Bill Kerwin's Reviews > Fight Club

Fight Club by Chuck Palahniuk
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Nov 09, 14

Read in April, 2008


I wondered whether this book would seem self-absorbed and shallow in our post-9/11 world, but instead I found it prophetic. Throughout the materialism and political correctness of the 1990's and Tyler Durden's response to it, you can sense how all that repressed mama's boy machismo is just hoping and praying for something big and fiery and nasty that would blow our little precious world apart. Well, with 9/11 and the Iraq war, we sure got it. So . . . are all you boys satisfied now?

Sure, this book has its flaws. The rhetorical use of repetition, although effective at first, eventually becomes little more than a stylistic tic. Also, for such a hard-edged book, it gets surprisingly (and disappointingly) sentimental at the end.

Still . . . "Fight Club" is wickedly funny, memorably aphoristic and prophetic. And it holds up well after fifteen years.
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Comments (showing 1-6 of 6) (6 new)

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message 1: by Tristram (new)

Tristram Hmm, since I only know the film, I might pick up the book one day. Although I don't know if you have to read the book after watching the movie at all.


Mark There is a great commentary track on the Fight Club DVD with both Palahniuk and the scriptwriter, Jim Uhls. Palahniuk pays him the ultimate complement, by saying that the script improved on the book. I would have to agree with that.


Zardoz "Fight Club" is one of those rare instances where the movie was better than the book!


Bill  Kerwin Zardoz wrote: ""Fight Club" is one of those rare instances where the movie was better than the book!"

Not to take anything away from Uhls, but Fincher deserves the lion's share of credit. Nobody knows how to mix satire on media and commercialism with noir atmosphere and bind it all together with the subtlest irony.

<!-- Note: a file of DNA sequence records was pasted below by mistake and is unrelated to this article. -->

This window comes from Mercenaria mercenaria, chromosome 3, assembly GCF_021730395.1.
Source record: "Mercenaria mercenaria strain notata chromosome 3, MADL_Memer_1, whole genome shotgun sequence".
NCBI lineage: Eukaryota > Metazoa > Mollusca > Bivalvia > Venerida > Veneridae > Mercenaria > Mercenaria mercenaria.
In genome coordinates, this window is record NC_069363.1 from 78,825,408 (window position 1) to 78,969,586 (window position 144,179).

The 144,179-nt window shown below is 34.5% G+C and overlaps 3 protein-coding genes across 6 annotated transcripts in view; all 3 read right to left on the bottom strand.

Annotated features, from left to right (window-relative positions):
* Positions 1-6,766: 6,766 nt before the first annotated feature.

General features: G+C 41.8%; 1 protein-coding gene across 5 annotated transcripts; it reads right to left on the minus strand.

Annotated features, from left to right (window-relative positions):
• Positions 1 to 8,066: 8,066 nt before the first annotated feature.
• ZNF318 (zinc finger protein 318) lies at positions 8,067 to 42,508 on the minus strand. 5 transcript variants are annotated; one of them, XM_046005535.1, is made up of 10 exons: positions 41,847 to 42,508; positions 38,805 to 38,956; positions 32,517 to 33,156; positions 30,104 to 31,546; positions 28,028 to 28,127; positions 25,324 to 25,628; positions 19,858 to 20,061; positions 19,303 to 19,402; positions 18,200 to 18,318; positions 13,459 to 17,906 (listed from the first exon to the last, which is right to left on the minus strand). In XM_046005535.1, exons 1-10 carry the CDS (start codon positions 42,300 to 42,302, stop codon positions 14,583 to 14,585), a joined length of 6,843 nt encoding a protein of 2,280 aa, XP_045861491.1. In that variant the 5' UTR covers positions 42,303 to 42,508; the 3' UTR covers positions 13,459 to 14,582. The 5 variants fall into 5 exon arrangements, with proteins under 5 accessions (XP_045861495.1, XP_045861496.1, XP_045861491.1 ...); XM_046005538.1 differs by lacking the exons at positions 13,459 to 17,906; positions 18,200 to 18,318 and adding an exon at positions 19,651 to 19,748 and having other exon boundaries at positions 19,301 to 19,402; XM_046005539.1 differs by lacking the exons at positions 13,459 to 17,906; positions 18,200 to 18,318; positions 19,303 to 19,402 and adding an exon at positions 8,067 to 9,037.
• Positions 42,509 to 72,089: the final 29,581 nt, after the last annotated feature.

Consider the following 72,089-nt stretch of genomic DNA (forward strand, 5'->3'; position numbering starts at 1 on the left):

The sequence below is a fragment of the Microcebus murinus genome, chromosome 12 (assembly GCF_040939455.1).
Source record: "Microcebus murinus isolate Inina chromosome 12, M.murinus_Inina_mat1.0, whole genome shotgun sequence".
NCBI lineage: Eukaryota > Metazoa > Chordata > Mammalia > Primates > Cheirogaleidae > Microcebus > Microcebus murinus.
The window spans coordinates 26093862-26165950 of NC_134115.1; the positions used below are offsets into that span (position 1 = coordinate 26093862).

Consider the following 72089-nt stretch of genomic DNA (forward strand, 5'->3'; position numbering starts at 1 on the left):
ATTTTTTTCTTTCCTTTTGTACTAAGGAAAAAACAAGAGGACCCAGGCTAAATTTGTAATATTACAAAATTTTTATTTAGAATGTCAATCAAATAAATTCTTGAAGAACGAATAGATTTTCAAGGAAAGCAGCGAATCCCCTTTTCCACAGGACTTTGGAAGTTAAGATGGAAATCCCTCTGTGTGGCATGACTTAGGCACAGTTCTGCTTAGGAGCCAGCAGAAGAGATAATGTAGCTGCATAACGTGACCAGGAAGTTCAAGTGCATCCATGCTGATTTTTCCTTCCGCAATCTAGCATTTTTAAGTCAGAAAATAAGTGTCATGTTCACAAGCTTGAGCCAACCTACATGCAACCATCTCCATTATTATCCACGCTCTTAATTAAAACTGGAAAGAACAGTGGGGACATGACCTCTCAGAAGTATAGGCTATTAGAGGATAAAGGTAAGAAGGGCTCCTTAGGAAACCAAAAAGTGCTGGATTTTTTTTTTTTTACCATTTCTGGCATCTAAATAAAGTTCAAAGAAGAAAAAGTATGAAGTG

I saw "Gone Girl" and loved it. Now that I've watched Fincher's version, I feel I don't even have to read the book.


Eduardo Corona Bill I thought your review of Fight Club was pretty black and white. While you do mention “Throughout the materialism and political correctness of the 1990's and Tyler Durden's response to it, you can sense how all that repressed mama's boy machismo is just hoping and praying for something big and fiery and nasty that would blow our little precious world apart.” I don’t see how you make the connection between Tyler Durden trying to act out and show an act of violence because he is a momma’s boy. I thought that Tyler Durden was a persona of the main character in the book that did basically everything that the main character could not do.


message 6: by Bill (last edited Feb 23, 2015 07:00AM) (new) - rated it 3 stars

Bill  Kerwin I think you misunderstood me. The repressed mama's boy machismo I referred to was American society's. not Durden's, and my point was the Durden persona embodies the repressed, frustrated energy of a materialist society just waiting to break forth in some great act of violence, such as our invasion of Iraq, and that Fight Club was prophetic in the way it expressed this. Durden is an embodiment of such energy.


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